‘Django Would Go’
Hot Club of Hulaville
Some bodies of work are meant to be enjoyed as part of a larger package. As such, the Hot Club of Hulaville’s "Special First Edition" version of the group’s debut album, "Django Would Go," is a precedent-setter for Hawaii.
The premise is that famed guitarist Django Reinhardt took a side trip to Hawaii and Latin America when he visited the United States in 1946. The CD is in a package that includes Reinhardt’s passport showing (fictional) stops in Hawaii, Brazil, Argentina and Tahiti, a (fictional) interview with Reinhardt in Hawaii, and a (fictional) letter from one of his American fans.
The music is as well conceived as the story around it. The core quintet and three guest musicians pay homage to Reinhardt in superb style.
The title song, written by Hulaville guitarist Emmett Mahoney, sets the theme. A medley that combines a Reinhardt composition with a Richard Kauhi tune is an impressive cross-cultural creation.
There is an obvious anachronism, however: Ginai and the musicians do a beautiful job with "Some Enchanted Evening," but Reinhardt couldn’t have heard the song in 1946; Rodgers & Hammerstein didn’t start working on "South Pacific" until 1948.
Rhythm Summit is indeed an appropriate name for this project by three master musicians, with remarkable performances. Kenny Endo has been Hawaii’s foremost taiko drummer for years, bassist Dean Taba has an ever-growing list of credits as a working musician and recording artist, and Noel Okimoto is not only a world-class jazz drummer but a master of the vibraphone. The trio has crafted an impressive collection of recordings that represent various styles of jazz, Exotica and traditional Japanese music.
They open with a jazz number that has Endo playing drums while Okimoto plays the vibes. By the time they’re into the third track, "World Piece," there’s no question that there are many other genres in play.
Endo takes over in "Symmetrical Soundscapes," with a strong traditional Japanese edge. The trio goes in another direction entirely with "East Meets West Parts 1 & 2." Vibes and electric bass blend in "Part 1" to create a welcome feeling of tranquility and inner calm in following the robust percussion of "Symmetrical Soundscapes." Percussion returns on "Part 2," and the piece segues from what might be considered "new age" to jazz.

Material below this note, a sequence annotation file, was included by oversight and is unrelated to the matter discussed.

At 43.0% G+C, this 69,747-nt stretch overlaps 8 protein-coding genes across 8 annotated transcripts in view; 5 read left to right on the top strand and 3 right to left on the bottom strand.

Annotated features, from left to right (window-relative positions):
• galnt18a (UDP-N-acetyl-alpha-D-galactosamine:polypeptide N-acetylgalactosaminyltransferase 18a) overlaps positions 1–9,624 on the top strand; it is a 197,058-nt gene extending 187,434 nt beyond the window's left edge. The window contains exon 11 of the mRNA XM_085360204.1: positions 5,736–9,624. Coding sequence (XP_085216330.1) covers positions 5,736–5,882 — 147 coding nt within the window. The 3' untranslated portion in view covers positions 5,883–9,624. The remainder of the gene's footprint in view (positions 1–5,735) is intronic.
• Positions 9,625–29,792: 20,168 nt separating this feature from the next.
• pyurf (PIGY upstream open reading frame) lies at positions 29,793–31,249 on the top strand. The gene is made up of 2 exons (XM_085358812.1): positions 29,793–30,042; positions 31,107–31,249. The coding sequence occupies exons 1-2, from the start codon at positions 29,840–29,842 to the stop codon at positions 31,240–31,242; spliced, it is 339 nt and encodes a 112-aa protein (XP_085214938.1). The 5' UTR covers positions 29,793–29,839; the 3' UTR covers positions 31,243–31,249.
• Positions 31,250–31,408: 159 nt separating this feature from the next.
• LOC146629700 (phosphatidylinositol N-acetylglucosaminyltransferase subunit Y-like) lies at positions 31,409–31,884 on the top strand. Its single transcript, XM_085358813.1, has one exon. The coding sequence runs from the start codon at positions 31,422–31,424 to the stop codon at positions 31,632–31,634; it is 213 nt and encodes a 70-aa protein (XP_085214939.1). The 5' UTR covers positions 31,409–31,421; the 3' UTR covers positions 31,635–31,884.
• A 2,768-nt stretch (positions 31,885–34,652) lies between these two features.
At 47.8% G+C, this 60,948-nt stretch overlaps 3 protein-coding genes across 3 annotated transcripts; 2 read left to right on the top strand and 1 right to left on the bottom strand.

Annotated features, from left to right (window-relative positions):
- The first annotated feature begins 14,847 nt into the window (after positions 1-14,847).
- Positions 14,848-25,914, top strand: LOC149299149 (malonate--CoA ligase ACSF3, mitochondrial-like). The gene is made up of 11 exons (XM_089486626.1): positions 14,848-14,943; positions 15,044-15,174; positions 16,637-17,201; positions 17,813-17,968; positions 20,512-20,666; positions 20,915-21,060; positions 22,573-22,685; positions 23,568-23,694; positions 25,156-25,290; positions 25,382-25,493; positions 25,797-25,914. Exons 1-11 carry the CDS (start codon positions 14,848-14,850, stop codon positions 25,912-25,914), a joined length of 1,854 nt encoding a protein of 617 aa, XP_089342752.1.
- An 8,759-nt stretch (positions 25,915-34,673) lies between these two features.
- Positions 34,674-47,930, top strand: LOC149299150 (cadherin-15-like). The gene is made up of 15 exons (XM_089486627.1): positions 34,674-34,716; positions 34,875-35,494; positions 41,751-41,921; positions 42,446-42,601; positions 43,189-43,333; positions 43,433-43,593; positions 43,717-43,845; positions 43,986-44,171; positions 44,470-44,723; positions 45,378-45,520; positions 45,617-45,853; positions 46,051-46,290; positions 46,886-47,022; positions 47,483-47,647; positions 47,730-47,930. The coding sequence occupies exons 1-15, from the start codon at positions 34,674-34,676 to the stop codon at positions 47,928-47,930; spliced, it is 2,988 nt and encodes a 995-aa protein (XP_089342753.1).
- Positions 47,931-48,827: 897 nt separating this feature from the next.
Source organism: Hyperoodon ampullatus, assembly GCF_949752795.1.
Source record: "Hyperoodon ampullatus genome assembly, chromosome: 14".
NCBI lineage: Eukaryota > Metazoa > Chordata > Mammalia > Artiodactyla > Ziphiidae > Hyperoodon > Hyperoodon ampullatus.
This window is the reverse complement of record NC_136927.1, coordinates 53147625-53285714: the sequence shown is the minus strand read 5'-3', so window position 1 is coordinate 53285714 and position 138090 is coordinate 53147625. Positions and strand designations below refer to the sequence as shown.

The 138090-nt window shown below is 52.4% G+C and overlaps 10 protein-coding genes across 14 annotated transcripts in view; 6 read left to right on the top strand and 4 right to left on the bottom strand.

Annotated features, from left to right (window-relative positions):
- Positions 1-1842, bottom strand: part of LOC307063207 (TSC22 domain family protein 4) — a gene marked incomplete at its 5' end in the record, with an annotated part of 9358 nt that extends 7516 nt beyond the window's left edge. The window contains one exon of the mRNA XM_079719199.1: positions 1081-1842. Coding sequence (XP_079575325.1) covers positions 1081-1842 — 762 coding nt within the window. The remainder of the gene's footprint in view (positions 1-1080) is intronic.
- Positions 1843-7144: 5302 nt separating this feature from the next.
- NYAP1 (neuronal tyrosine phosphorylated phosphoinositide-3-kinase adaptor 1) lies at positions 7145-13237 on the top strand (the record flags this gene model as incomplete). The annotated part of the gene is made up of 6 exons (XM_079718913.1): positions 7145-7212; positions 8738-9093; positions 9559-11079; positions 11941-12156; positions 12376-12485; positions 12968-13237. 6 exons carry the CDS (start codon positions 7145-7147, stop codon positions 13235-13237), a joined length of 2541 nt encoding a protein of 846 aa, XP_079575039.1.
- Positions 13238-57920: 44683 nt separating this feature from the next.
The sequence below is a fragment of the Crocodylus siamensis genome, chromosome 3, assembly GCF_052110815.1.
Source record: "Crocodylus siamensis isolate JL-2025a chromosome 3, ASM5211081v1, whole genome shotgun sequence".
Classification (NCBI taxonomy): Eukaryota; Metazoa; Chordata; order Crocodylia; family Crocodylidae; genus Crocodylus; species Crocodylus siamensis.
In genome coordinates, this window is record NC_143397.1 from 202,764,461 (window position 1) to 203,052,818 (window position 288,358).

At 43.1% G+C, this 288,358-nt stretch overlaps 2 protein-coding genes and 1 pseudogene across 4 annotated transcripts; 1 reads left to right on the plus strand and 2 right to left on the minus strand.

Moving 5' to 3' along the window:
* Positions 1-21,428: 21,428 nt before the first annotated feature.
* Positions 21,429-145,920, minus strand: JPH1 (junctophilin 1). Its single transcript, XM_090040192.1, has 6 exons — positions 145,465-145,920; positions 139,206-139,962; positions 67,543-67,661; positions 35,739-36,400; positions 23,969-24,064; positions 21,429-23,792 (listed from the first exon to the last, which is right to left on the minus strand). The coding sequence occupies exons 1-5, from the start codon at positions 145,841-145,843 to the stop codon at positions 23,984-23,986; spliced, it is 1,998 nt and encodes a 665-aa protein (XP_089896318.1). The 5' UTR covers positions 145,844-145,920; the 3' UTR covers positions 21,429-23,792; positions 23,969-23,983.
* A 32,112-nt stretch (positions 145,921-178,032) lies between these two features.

"Gumbo Luau," an Okimoto composition, opens with just a hint of rock drummers Cozy Cole or Sandy Nelson and then continues as a percussive solo. With "Beckoning Blues Bird," Taba switches from electric to acoustic bass for an engaging change of focus; Okimoto’s vibes provide the melody over tropical percussion to create a tune of interest for Exotica fans.
No question about it, "Rhythm Summit" is one of the year’s landmark local releases.
‘The Hits 2003-2010’
(Five Corners Music FRC0015)
The term "hits" turns out to be a relative thing regarding the contents of this anthology. Four tracks on this anthology by Maui-based reggae artist Marty Dread are from an album he released in 2006, and seven more come from an album last year. At least five of the other "hits" are previously unreleased, and others come from work in progress. "Hits" that have yet to be released? How does that work?
In any case, two tracks stand out. One, "No Mo’ Slippah," continues Dread’s autobiographical tale of his life as a "no more slipper ragamuffin bare foot MC."
The other, "No Ice In Paradise," puts a crucial anti-drug message in a local context ("We no want no ice, we no want no ice, no ice in Paradise").
Dread includes another local touch by adding what sounds like steel guitar to "Pure Aloha," featuring Maui recording artist HHB. The song celebrates the continuing evolution of reggae-style music in Hawaii.
Willie Nelson — Hawaii’s favorite celebrity guest vocalist for more than a decade — contributes his star power to "Worried Man."
Other selections show that he can rock it reggae-style. Without composers’ credits there’s no way to give the composers the props they’re due, but props to the writers of "Baby Girl" and "Only Conversation," whoever they are!
On the downside, Dread’s version of "She Don’t Know She’s Beautiful" adds few insights to Sammy Kershaw’s original chart-topping country version. Peter Tosh did a brilliant job personalizing "Johnny B. Goode" when he reworked it as reggae in 1983. Would that Dread could have come up with something half as imaginative.